Why priestly celibacy must continue in the Catholic Church
A uniquely Catholic institution that sets the church apart from all others
In recent times there has been an increasing number of challenges to the rule of mandatory celibacy for priests. This is understandable in a society that has become sexually permissive almost beyond belief. Nonetheless, celibacy lies at the heart of a priest’s identity and commitment.
Celibacy has an eminent spiritual dimension that greatly transcends the question of discipline. In an article published by L’Osservatore Romano, Stefan Heid, professor of Liturgy and Hagiography at the Pontifical Institute of Christian Archeology stated that “according to the judgment of the early Church, ecclesiastical celibacy has dogmatic relevance...When Jesus spoke of the eunuchs for the sake of the Kingdom of Heaven [for example] it was understood as perfect continence for all of the disciples, regardless of whether or not the Apostles were married.”
Celibacy has thus become a time honored tradition that has been embraced and guarded by the Catholic Church for centuries as a brilliant jewel.
The Second Vatican Council confirmed that the Christian priesthood can be understood only in the light of the newness of Christ, the Supreme Pontiff and eternal Priest, who instituted the priesthood of the ministry as a real participation in His own unique priesthood.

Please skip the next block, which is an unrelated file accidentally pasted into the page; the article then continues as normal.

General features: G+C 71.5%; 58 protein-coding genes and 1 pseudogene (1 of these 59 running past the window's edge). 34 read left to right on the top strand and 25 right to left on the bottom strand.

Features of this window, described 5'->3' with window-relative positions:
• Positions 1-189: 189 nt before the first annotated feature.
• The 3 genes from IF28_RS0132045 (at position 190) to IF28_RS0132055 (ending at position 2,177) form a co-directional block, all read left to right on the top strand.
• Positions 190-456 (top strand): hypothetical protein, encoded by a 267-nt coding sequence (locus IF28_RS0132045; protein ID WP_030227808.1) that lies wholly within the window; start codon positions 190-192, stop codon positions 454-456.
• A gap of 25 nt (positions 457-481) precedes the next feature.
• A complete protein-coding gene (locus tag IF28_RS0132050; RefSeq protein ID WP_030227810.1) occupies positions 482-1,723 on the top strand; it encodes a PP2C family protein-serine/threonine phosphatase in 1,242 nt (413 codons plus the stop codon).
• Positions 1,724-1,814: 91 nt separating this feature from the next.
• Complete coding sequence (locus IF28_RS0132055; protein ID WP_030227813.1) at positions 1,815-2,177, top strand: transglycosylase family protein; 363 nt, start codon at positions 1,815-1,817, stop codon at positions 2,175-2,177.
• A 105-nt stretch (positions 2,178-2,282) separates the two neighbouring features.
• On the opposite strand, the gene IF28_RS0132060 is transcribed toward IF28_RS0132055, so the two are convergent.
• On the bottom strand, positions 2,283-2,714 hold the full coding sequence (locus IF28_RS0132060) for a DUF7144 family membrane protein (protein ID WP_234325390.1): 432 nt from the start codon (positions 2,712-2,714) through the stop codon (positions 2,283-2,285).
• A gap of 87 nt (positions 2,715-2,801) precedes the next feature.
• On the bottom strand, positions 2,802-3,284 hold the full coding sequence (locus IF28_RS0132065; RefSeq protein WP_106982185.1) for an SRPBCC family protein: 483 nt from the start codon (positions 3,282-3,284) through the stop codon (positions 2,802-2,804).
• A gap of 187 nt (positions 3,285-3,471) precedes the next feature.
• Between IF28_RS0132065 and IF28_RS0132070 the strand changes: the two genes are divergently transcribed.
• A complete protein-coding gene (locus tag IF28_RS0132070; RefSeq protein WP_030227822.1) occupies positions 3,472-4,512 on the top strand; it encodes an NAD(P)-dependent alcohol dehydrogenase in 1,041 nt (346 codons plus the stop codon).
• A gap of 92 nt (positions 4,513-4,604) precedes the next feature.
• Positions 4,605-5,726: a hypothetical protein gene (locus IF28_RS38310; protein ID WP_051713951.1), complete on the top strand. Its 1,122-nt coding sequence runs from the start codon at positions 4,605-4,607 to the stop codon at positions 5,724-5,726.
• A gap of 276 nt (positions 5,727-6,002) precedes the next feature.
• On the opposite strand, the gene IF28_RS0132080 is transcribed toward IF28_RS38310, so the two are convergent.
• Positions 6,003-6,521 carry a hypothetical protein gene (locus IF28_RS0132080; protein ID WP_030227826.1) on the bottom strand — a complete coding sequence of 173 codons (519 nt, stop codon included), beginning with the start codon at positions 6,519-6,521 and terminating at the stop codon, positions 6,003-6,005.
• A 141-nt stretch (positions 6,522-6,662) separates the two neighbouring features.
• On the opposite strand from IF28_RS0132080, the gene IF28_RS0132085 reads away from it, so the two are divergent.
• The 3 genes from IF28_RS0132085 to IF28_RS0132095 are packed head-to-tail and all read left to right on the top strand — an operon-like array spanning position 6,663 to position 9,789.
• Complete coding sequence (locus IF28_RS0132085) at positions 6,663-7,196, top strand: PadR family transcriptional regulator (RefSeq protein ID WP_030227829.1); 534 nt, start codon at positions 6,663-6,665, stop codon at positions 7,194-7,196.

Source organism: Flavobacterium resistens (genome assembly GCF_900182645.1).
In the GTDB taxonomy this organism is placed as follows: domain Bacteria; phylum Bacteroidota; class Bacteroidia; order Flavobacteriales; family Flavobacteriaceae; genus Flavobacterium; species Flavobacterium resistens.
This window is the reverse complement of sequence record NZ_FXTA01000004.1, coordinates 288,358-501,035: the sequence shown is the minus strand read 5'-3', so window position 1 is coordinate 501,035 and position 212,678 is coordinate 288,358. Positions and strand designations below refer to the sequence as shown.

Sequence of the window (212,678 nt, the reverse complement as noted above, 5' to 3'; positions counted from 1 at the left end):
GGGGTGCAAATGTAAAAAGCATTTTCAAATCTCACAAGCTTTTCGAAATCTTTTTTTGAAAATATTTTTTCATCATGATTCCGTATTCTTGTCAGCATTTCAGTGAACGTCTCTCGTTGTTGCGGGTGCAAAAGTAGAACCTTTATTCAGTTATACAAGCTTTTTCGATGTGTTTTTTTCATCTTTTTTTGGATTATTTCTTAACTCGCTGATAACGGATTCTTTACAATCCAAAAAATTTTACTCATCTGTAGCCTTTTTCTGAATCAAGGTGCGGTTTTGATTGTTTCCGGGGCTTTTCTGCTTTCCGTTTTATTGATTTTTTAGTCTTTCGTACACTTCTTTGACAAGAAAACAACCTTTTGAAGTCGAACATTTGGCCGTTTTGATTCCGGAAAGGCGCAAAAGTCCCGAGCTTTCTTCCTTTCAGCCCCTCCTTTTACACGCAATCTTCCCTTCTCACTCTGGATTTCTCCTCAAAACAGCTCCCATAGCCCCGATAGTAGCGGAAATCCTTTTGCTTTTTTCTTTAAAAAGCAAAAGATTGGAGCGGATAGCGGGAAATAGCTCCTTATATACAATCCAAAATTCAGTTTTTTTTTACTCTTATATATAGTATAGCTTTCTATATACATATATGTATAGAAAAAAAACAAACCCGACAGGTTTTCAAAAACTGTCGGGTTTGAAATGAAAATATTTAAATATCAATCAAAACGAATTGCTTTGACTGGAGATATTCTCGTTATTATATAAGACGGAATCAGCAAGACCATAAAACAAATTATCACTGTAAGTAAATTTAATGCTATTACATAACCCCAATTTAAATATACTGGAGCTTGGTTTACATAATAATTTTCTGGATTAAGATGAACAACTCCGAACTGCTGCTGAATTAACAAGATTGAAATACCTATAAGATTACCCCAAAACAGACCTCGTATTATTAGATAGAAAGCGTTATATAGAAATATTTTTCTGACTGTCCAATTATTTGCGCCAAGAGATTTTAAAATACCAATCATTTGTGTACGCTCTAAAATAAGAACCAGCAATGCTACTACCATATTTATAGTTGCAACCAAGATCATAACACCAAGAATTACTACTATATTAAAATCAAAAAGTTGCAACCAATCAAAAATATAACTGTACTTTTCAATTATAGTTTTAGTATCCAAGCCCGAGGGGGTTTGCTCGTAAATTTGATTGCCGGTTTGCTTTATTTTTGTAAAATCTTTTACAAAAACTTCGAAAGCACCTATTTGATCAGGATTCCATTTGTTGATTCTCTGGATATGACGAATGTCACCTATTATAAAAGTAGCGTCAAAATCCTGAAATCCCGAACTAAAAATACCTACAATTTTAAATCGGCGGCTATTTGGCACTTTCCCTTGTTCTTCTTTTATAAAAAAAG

To share authentically in the ministerial priesthood of Christ means to devote one’s entire life to the faith while sharing with Christ his very condition of living. Indeed Jesus promised a more abundant recompense to anyone who should leave home, family, wife, and children for the sake of the Kingdom of God. (Luke 18: 29-30).
There is also ample evidence in the words of Jesus and St. Paul (Mt.19:12; Cor., 7, 7-8 and 32-35) for looking upon virginity as the higher call, and by inference, as the condition befitting those who are set apart for the work of the ministry.
Further, priestly celibacy is a way for the priest to become more united with Christ and his mission, in an anticipation of the world of the resurrection. In celibacy the priest is pulled forward toward the new and true life of the future for, as Jesus tells us: “When people rise from the dead, they neither marry nor are given in marriage but live like angels in heaven (Mt. 22:30).”
This, of course, creates a problem with the contemporary mind-set, which seeks to close off God. In the agnostic world, the world in which God does not enter, celibacy is a great scandal precisely because it demonstrates that God is considered and lived as a reality. Hence, The world's problem with celibacy is not really about sexuality, but about the priest's commitment to the call of a higher power.
Today, more than ever, the church needs martyrs for the faith. The celibate life, one that is lived in close union with the Lord, prepares one extremely well for the supreme sacrifice of one’s life if this is the path that the Lord leads his faithful disciple to follow.
Celibacy also enables a priest to engage more intensely in spiritual direction. Contrary to some critics it is not true that spiritual guidance for couples would be better if it were given by lay spouses. Such a guide always runs the risk of unconsciously reliving the experiences of his or her own marriage and of transforming his or her own emotions into actions through a psychological mechanism without reflection.
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